When You See Acknowledgement Missing on Your Team
Acknowledgement and Appreciation: Requesting When Missing–so what are we getting at? Here, it’s really pretty simple. Let’s say you notice that someone did something that was worthy of acknowledgement and that it would be useful to acknowledge, and you also notice, or at least it looks to you like they haven’t been acknowledged. This is an opportunity–this is one of those moments that we, in The Collaborative Way, call an invitation to leadership. This is an invitation for you to take some leadership and go to the person who it doesn’t look like has acknowledged the other person and make a request that they do so.
An Example of How to Make a Request for Acknowledgement
So for example, let’s say that Elizabeth and her team had done a really great job for Sam and have played a big role in the success of Sam’s project, and it doesn’t look to you like Sam has acknowledged Elizabeth or her team. So, there’s that moment. So, what would be available if you were to step forward and accept that invitation to leadership is you could go to Sam and say, “Hey, Sam hey did you notice the contribution that Elizabeth and her team made to your project?”
And he might say, “Oh yeah, I definitely did. It was incredible! They brought the extra magic that made all the difference in the world!”
“Oh, great! Have you acknowledged Elizabeth and her team?”
“Uh, no I haven’t. Well, in fact, thank you for bringing that to my attention. I can’t believe I haven’t done that yet. I got all caught up in the details of wrapping up this project.”
“OK, so when are you going to acknowledge Elizabeth and her team?”
“Yeah, I’ll do that for sure by the end of the day tomorrow. Thank you again for doing that. Thanks for supporting me by bringing it to my attention. I am so thankful, and I appreciate that I’m gonna have this opportunity.”
What Happens When You Don’t Request Acknowledgement?
I find that’s usually the case–in fact, it’s always been the case for me. Whenever I bring to the attention of someone that they have missed an opportunity to acknowledge someone, they almost always thank me for doing so. And boy, what a difference that makes. See, it would be so easy to see Sam not make this acknowledgment, and then instead of taking that invitation to leadership–to be, in a way, at the effect of Sam not doing that–and almost for sure I’ll say something less than wonderful about Sam. You know, I might say, “Boy, he’s one of these guys around here that really doesn’t appreciate what people do for him.” You might even complain about him. You might even complain about the fact that acknowledgment is so missing on your team or in your company.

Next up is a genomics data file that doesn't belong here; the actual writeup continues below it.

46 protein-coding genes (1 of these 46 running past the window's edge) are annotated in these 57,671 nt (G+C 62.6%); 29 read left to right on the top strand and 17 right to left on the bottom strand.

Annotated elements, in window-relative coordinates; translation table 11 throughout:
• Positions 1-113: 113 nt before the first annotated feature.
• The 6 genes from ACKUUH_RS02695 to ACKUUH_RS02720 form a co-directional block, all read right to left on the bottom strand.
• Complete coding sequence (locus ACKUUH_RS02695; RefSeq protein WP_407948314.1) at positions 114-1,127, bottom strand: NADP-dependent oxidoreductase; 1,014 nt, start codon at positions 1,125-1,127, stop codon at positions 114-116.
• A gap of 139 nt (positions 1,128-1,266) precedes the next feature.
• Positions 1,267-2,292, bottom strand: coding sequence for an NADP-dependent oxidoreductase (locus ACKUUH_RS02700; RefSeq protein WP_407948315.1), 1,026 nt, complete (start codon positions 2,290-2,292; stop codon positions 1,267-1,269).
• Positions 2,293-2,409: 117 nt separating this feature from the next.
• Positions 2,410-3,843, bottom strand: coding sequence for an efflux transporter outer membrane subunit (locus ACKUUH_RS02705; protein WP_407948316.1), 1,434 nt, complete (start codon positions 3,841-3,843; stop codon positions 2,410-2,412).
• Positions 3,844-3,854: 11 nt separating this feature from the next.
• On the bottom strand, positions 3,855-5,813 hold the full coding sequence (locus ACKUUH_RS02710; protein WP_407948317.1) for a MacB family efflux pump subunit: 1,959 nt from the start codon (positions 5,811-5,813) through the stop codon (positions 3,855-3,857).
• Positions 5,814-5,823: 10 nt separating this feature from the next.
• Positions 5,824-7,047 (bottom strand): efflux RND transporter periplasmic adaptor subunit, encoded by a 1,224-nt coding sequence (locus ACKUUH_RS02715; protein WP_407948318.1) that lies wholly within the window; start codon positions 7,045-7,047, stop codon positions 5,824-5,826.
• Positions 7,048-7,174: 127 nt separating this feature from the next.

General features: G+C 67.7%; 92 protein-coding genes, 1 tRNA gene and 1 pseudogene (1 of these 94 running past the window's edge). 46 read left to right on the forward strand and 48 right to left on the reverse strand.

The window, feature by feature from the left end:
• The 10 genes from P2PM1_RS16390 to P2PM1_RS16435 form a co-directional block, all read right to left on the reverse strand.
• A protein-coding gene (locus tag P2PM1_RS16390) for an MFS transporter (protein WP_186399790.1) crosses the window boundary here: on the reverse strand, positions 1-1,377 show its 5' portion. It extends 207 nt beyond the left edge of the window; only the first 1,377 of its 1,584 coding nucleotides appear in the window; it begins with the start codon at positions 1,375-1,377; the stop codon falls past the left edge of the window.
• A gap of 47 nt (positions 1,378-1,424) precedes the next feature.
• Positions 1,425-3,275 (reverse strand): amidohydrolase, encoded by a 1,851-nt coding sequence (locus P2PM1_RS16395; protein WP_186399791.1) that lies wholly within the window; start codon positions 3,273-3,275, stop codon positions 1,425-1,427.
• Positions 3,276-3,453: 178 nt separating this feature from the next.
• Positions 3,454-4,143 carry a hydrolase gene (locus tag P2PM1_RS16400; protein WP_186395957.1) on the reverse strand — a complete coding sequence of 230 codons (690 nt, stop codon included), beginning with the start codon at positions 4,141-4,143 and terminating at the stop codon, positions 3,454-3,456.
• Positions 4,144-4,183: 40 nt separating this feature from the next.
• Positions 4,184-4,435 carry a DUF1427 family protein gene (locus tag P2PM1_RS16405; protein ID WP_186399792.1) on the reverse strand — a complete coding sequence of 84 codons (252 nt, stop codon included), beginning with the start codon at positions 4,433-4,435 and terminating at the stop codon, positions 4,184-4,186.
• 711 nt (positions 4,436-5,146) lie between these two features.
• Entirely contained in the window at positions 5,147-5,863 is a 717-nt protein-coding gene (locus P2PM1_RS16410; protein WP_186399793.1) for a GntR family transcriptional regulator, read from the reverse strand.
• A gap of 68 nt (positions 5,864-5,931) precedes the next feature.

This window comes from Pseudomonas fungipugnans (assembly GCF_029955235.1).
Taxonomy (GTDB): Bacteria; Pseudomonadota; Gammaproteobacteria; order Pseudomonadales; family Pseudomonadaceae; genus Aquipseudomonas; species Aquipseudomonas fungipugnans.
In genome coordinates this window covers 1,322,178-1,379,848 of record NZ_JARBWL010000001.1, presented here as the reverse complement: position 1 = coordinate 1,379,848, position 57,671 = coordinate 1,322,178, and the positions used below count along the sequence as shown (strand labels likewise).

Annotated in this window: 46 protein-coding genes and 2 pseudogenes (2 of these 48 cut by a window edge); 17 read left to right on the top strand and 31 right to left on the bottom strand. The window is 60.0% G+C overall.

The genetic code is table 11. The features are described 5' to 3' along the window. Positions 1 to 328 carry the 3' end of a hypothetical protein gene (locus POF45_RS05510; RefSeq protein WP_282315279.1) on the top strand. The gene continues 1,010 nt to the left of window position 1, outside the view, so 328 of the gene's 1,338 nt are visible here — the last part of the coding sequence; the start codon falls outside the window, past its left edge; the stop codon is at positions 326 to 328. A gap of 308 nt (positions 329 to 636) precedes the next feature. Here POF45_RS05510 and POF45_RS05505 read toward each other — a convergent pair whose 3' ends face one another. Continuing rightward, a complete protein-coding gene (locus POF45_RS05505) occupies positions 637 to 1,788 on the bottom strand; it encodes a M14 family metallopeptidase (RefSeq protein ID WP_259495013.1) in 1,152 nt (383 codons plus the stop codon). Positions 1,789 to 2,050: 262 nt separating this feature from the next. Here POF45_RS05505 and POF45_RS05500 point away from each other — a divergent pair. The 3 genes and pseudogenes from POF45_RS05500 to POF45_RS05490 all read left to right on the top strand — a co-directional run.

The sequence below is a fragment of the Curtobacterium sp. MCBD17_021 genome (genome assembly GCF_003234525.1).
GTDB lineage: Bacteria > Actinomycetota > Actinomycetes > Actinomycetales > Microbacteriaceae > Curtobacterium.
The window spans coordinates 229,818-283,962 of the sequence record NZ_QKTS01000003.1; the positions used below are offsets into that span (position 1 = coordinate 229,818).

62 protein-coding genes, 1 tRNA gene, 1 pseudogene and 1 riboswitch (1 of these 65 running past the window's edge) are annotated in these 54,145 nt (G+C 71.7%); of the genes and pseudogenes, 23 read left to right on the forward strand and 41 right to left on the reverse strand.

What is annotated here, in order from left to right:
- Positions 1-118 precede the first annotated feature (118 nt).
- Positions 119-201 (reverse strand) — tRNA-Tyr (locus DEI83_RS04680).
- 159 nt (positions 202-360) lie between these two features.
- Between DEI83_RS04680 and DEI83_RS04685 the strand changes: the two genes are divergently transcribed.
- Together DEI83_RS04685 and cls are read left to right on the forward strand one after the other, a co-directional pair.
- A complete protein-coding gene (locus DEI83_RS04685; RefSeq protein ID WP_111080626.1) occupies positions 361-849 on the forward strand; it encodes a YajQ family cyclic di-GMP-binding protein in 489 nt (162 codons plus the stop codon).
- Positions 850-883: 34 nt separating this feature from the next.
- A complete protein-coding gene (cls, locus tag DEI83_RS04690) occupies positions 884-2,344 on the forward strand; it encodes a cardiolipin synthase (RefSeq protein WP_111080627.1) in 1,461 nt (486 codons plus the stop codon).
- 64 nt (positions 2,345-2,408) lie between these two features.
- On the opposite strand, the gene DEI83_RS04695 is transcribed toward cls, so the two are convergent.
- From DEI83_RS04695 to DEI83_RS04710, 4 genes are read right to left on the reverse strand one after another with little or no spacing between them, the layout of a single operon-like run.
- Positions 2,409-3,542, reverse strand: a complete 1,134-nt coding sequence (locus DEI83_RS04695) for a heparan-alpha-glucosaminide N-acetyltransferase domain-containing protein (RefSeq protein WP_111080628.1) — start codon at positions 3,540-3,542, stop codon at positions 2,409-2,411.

That doesn’t contribute. In fact, you’re not being for Sam, and you’re not being for Elizabeth, and you’re not supporting others in the practice of The Collaborative Way. If you shift out of being at effect of it–this absence of acknowledgment–and see that as instead as an opening for your leadership and an invitation for you to take leadership and support the practice of Acknowledgement and Appreciation being present on your team, in the company. Taking that leadership makes a tremendous difference in Acknowledgement and Appreciation being present. Going the other route actually contributes to the absence of Acknowledgement and Appreciation–the very thing you’re complaining about. I invite you to be a leader. I invite you to really support Acknowledgement and Appreciation being present in your company by making this request.
When You Don’t Feel Acknowledged
And by the way, you know, for those few times you might find yourself feeling unacknowledged, unappreciated, I would invite you to at least check it out with the other person. Maybe not, maybe not make the request, but at least check out with the other person. I know that I’ll do that because I know that if I’m really feeling unacknowledged and unappreciated that it’s going to slip out. I’m going to end up saying things that I’d rather not say. It’s hard to be as fully enthusiastic, as we’ve looked at the negative impacts of feeling unacknowledged and unappreciated.
I remember one time that I was walking on the beach with Bill Budinger, the CEO of Rodell–where we first brought The Collaborative Way forward. And I said to him, “Hey, Bill, over the last year, how do you think we’re doing with The Collaborative Way?”
And he stopped, and he turned and looked straight at me and said, “Lloyd, I’m still working at this Acknowledgement and Appreciation.” And then he acknowledged me in a way that I had no idea he felt so strongly about the contribution that I and the team had been making.
And then I said to him, “Hey Bill, that just blows me away. Thank you very much. I’m deeply moved, and I’d really appreciate it if you would email the team and let them know how you feel.”
He said, “No, I won’t do that. When’s your next team meeting?” And I told him, and he said, “I’ll be there. I’ll acknowledge them at that time.” And wow, did he ever. It made such a difference to the team and inspired them and brought their enthusiasm alive even more than it already was.
This is the impact that can come from making that request for acknowledgment or at least generating the opportunity for it to come forward. What a missed opportunity–in this case, if I hadn’t done that. Now, I realize that’s a senior move, and we’re not pushing you to do that. And at the same time, we’re inviting you to take leadership in having Acknowledgement and Appreciation be present on your team and in your company: request when missing.